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The Rise of Basketball’s Brightest Young Star: Cooper Flagg and His Small New England Town

From Newport, Maine and I-95, snow can be seen sliding across the road northbound. It’s almost graceful how the snow maneuvers from right to left but quickly turns intense as the punches of wind hit the Nissan Altima. Just over the horizon, a green exit sign with the number 157 comes into view from the whiteout. It’s easy to miss, blank local taxidermist, and not much else in Newport, a town with a population of about 3,000. The only places of interest are two gas stations, a few fast-food joints, and a pharmacy, among others.

In this less flamboyant town, a big star is being raised. Its high school basketball player, Cooper Flagg, has already won many accolades and is bound for Duke next season. He is one of the rising stars of basketball. Despite being only from a town that helped produce no professional drafts since 1984, Newport and Maine are basketball communities at heart.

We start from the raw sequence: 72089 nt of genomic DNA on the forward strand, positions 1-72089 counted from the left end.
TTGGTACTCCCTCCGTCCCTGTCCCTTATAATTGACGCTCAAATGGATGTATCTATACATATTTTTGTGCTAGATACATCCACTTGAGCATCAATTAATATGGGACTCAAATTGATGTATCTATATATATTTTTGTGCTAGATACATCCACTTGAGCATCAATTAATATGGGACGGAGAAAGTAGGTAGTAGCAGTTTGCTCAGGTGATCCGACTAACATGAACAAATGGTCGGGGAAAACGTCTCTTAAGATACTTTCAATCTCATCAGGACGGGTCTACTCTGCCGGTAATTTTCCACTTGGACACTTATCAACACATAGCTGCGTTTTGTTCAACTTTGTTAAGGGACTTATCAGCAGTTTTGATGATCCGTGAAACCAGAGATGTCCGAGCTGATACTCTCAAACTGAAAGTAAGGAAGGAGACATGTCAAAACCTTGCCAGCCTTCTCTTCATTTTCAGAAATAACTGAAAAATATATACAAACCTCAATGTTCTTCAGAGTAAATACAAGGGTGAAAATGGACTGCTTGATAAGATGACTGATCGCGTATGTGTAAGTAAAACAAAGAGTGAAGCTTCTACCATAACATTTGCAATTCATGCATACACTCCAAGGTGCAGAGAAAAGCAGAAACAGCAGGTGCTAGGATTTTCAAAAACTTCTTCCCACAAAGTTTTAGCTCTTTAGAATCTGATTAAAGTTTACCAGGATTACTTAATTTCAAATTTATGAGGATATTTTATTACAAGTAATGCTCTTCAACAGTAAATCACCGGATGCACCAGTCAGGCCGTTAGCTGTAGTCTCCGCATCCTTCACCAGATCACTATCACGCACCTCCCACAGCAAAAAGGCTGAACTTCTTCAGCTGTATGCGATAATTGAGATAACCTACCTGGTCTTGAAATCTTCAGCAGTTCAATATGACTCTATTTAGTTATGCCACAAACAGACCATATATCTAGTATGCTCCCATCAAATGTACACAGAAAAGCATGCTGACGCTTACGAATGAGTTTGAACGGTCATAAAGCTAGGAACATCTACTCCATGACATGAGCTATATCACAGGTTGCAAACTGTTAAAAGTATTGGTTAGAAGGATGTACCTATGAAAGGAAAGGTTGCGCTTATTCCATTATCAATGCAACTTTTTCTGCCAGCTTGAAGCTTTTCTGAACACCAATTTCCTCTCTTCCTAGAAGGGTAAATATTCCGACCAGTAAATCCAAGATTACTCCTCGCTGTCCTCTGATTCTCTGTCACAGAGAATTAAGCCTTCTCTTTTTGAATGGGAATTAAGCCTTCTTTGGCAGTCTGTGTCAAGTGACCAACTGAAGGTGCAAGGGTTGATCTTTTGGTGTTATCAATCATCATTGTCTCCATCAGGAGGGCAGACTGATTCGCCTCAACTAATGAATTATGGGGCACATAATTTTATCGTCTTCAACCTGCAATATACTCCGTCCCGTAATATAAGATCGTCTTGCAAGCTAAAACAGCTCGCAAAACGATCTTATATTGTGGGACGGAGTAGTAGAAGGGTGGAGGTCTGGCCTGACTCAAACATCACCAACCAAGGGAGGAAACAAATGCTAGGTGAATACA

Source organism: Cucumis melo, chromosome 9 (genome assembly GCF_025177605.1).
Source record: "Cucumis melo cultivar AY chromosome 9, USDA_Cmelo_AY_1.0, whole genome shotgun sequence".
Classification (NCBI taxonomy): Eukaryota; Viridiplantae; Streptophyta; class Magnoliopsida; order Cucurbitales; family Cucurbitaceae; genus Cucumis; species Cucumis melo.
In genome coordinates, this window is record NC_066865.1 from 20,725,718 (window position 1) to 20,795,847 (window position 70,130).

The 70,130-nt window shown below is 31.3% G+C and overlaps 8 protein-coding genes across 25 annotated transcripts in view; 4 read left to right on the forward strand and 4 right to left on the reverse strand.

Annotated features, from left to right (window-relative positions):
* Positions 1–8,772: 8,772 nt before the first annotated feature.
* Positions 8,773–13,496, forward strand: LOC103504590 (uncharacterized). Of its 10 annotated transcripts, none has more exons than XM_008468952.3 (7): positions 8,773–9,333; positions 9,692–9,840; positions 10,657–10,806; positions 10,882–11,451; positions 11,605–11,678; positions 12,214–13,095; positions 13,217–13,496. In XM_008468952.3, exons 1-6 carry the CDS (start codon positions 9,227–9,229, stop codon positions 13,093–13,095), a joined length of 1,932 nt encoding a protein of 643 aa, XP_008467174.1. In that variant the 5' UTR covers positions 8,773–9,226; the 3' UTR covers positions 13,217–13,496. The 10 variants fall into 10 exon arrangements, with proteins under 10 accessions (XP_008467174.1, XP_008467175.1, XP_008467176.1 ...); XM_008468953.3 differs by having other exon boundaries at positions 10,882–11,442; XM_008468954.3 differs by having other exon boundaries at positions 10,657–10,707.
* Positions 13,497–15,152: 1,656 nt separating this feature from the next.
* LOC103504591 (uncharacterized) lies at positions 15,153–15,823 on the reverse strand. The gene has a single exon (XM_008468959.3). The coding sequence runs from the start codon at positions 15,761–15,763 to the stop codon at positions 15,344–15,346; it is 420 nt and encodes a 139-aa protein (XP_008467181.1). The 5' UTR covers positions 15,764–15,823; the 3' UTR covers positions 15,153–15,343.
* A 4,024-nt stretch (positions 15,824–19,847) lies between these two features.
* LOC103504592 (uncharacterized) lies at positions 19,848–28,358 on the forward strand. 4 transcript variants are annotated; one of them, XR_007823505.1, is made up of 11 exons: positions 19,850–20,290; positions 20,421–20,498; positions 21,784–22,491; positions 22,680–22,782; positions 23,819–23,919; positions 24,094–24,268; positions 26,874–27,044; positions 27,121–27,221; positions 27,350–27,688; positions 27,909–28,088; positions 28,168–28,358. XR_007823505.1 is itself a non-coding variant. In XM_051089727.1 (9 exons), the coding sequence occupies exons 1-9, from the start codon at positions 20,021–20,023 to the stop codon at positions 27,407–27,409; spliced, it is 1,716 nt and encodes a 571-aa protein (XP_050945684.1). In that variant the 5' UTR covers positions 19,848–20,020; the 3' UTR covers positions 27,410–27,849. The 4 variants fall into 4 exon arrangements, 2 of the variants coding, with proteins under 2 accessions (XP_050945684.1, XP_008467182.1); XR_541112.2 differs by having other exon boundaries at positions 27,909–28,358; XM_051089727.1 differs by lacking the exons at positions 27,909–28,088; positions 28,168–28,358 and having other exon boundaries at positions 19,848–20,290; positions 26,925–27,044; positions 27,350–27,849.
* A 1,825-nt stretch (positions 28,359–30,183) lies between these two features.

In Maine, the local TV channel streams every round of the annual state high school tournaments, with people from small towns showing up in the tens of thousands. The communities come together to support each generation of players. Most small Maine towns aren’t large enough to support a school themselves, just like Newport.

Cooper Flagg’s parents both played at Nokomis, and it’s where Cooper and his brother, Ace, watched games. Cooper started playing in a nearby summer league as a sixth-grader and was the best player at that time. Kelly, Cooper’s mom, coached the Nokomis varsity girls team and raised the boys with a basketball in their hands.

Cooper and Ace refused to transfer prep schools when offered because they were committed to their local community teams and leagues. Even at a young age, Cooper was already showing extraordinary talent, with his performances putting him in the national spotlight. He remained loyal to his hometown and stayed away from offers to transfer schools.

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